Dr. Jaewoon Jeong was recently awarded a prize for his presentation at the Environmental Futures Research Institute (EFRI) Student Symposium, held Monday 14th September, Nathan Campus, Griffith University. Congratulations Jae!
Abstract and details below.
Jeong, J. (2015) Control of Hendra virus spillover risk. Environmental Futures Research Institute 2015 Student Symposium.
Control of Hendra virus spillover risk
Jaewoon Jeong (Post-confirmation category)
Hendra virus was first discovered in 1994 in Australia when it infected horses and humans and finally caused their deaths. The natural host of Hendra virus is the flying fox, and horses are infected with Hendra virus from flying foxes and humans are infected from horses. Hendra virus has a high mortality rate but low infectivity. Once infection occurs, it is likely to lose a life.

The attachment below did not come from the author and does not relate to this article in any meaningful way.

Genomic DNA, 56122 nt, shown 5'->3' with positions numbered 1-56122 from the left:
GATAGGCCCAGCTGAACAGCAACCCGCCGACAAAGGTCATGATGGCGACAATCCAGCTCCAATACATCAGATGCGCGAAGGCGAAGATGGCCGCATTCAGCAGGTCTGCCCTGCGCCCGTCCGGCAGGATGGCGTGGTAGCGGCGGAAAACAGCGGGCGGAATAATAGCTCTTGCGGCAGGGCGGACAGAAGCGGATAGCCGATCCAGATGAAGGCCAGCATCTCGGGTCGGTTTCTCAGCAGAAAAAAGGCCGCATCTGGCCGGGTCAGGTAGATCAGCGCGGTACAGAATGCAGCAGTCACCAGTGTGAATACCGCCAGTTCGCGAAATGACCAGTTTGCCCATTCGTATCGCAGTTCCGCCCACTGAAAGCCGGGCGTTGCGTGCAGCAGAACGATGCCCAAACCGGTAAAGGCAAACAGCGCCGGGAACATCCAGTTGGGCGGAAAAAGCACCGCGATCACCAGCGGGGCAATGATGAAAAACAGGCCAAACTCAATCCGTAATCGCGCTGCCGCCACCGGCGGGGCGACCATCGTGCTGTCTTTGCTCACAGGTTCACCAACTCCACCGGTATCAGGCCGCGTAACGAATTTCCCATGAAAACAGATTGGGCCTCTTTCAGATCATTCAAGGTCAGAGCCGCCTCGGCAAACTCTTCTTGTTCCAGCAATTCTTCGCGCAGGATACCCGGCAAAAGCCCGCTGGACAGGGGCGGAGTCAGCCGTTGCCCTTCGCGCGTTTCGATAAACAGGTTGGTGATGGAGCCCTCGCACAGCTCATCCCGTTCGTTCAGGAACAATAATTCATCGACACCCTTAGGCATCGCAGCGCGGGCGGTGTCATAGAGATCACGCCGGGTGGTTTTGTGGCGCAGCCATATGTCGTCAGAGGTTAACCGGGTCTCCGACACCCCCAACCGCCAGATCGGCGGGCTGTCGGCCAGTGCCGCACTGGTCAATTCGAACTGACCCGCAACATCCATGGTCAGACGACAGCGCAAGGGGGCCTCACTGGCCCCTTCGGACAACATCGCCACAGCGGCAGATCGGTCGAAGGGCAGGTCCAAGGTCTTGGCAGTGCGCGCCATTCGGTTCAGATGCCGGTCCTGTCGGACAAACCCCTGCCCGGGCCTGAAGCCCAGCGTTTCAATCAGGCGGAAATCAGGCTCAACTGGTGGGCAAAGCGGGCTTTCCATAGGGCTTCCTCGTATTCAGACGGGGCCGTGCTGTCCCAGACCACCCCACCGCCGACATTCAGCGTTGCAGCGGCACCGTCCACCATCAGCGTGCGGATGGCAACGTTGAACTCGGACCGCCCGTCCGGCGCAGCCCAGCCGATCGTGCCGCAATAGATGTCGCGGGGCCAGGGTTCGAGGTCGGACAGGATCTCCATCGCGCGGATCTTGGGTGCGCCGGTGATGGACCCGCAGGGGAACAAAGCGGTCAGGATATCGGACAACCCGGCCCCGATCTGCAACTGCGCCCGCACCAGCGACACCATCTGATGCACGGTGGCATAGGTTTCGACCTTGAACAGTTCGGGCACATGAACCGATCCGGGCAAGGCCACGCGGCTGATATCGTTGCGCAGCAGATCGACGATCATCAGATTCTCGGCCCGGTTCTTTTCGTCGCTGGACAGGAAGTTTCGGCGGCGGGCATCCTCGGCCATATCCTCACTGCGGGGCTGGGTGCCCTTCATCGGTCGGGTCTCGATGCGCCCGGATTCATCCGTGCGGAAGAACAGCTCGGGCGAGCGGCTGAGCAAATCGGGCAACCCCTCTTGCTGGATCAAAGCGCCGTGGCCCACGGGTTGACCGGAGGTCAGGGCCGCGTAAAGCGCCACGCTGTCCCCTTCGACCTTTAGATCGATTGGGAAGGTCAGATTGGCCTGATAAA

With no vaccination of Hendra virus, we have to resort on other methods to control flying foxes, and an alternative is culling. To cull flying foxes has been considered to control spillover risk of Hendra virus from flying foxes. However, culling wildlife has not shown desirable effects in many cases, because it is substantially hard to predict and manipulate wildlife, which is an essential part in delicate ecosystem. This is the point where we need mathematical modelling of infectious disease to predict the results of our control method and to suggest the best scenario of control methods before we make any actual changes in the nature. My study is to use mathematical modelling in order to minimize Hendra virus spillover risk.